By Gary Van Sickle
January 20, 2005

The senior tour lives.

All right, it's officially called the Champions Tour now, but I don't think I'll ever stop thinking of it as the senior tour. I stopped in last week to check out the tour's best-run event, the Bruno's Memorial Classic in Birmingham, Ala.

Here's what I learned:

• Bruce Fleisher is still one of golf's nice guys. I had a chance to play a round with him Wednesday in a PGA Tour-arranged outing at nearby Old Overton Club, a Tom Fazio-Jerry Pate track that is my new favorite course in Alabama (not that I've seen many).

Fleisher is a good guy to hang with. For one thing, maybe his easygoing and sweet swing tempo will rub off on you, although it didn't seem to help my own lift, clean and jerk action. He is humble almost to the point of being overconfident, which is refreshing.

I think part of his good humor is related to the sunglasses he wears. I didn't get the brand name but he insisted I try them on. They're German, run about $900, and their slightly yellow tint gives a wonderful photographic, Spielberg-perfect lighting aura to the world. He offered to hook me up but hey, they're $891 more than I usually spend on shades and to be blunt, I don't think I'd be comfortable wearing sunglasses I need insurance for. They were, however, awesome.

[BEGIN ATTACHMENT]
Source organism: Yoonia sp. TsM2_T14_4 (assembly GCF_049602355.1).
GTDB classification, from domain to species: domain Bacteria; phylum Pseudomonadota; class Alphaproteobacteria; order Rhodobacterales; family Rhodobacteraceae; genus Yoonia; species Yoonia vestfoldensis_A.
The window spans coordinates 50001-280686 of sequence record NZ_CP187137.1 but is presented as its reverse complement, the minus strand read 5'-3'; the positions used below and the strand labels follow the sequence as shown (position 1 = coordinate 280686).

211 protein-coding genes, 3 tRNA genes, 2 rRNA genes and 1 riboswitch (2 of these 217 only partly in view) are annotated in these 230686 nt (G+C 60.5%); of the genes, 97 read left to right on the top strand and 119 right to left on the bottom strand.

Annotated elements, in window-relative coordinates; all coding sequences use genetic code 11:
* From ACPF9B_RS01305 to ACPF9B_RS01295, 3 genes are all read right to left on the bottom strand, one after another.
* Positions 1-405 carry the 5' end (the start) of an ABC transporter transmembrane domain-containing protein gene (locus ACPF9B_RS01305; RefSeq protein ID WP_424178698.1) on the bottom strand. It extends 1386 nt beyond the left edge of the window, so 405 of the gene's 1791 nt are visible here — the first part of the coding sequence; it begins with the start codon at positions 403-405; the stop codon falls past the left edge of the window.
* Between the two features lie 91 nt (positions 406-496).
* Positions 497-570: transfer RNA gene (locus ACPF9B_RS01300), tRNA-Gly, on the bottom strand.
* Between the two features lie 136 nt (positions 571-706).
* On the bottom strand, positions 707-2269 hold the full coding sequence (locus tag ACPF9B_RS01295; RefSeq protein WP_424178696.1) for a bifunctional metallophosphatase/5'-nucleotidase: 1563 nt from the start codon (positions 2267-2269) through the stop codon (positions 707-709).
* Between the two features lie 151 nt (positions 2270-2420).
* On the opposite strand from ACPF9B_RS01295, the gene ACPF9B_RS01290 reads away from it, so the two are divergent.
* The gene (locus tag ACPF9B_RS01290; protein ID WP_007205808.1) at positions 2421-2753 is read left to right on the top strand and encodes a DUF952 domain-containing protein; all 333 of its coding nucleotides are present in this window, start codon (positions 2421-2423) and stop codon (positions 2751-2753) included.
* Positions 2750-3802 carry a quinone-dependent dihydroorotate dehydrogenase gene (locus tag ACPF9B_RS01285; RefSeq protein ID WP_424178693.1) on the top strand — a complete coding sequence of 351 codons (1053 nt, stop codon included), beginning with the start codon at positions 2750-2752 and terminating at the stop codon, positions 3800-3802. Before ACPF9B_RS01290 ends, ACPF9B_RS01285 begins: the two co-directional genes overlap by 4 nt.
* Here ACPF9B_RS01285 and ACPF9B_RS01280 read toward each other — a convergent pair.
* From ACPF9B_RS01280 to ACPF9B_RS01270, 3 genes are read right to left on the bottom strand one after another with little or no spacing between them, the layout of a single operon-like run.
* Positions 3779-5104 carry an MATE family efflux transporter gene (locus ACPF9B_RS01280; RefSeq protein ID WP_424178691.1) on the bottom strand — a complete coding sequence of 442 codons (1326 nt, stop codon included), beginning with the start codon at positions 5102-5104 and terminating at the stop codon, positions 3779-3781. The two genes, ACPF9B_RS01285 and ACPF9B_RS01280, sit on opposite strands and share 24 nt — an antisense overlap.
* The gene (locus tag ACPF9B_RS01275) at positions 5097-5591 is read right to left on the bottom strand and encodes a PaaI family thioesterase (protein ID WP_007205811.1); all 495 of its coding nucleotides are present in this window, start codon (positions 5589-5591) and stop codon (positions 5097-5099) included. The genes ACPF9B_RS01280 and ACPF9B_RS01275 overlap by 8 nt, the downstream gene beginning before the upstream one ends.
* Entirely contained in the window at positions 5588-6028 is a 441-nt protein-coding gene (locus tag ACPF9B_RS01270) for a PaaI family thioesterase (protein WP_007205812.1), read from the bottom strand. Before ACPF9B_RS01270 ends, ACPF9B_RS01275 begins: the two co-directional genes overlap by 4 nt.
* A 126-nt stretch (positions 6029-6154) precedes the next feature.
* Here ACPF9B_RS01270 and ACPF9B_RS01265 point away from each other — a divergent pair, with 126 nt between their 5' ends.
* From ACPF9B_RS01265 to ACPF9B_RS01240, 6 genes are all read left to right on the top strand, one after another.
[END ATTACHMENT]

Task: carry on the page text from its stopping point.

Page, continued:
Fleisher also asked me an interesting what-if question: If you were offered $10 million in cash to give up golf completely -- couldn't play it, couldn't watch it, couldn't read about it -- would you take the money?

After careful consideration, I said no. What am I going to do on vacation -- play tennis? Can you imagine missing Sunday's round of this year's Masters? Fleisher saw the answer coming and wasn't surprised. He said he asked a big-time CEO the same question recently (I'll leave his name out of it) and upped the money to $50 million. The CEO told him, "I've already got more than that. I'd play golf."

• Charles Barkley won't turn pro when he's 50. And if anybody ever revives that World's Worst Avid Golfer Contest, Sir Charles would be a contender.

"His swing defies description," said Tom Watson, who played with Barkley in Thursday's pro-am. "He's got the yips on the downswing. I've never seen that before. He's played with the best -- Tiger, Nicklaus, everybody. They've all tried to help him. I told him, close your eyes at the top of the swing. He tried, it didn't work.